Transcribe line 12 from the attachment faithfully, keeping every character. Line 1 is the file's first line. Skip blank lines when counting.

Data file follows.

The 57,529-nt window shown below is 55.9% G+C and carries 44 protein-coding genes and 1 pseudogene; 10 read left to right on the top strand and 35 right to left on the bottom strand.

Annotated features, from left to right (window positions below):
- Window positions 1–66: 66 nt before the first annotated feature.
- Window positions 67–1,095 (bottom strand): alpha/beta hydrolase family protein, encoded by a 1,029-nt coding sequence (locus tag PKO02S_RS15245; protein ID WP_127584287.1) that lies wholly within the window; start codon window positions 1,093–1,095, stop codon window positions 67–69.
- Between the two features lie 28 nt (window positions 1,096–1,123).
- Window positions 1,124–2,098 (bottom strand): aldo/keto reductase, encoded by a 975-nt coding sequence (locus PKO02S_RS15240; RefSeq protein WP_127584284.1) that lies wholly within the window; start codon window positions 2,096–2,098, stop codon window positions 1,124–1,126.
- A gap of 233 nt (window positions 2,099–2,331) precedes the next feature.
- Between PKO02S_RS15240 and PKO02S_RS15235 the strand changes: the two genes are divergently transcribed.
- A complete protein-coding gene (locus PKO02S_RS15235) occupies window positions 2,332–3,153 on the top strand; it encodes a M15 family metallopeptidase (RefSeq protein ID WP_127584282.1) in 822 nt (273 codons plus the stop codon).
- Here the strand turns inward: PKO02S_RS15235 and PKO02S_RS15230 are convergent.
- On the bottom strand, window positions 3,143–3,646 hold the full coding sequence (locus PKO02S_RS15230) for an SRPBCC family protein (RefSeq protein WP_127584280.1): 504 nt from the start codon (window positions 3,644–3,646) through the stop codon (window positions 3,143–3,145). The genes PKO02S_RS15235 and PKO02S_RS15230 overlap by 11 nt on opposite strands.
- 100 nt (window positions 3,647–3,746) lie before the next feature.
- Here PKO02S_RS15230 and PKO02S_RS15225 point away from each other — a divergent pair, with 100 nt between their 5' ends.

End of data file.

- 100 nt (window positions 3,647–3,746) lie before the next feature.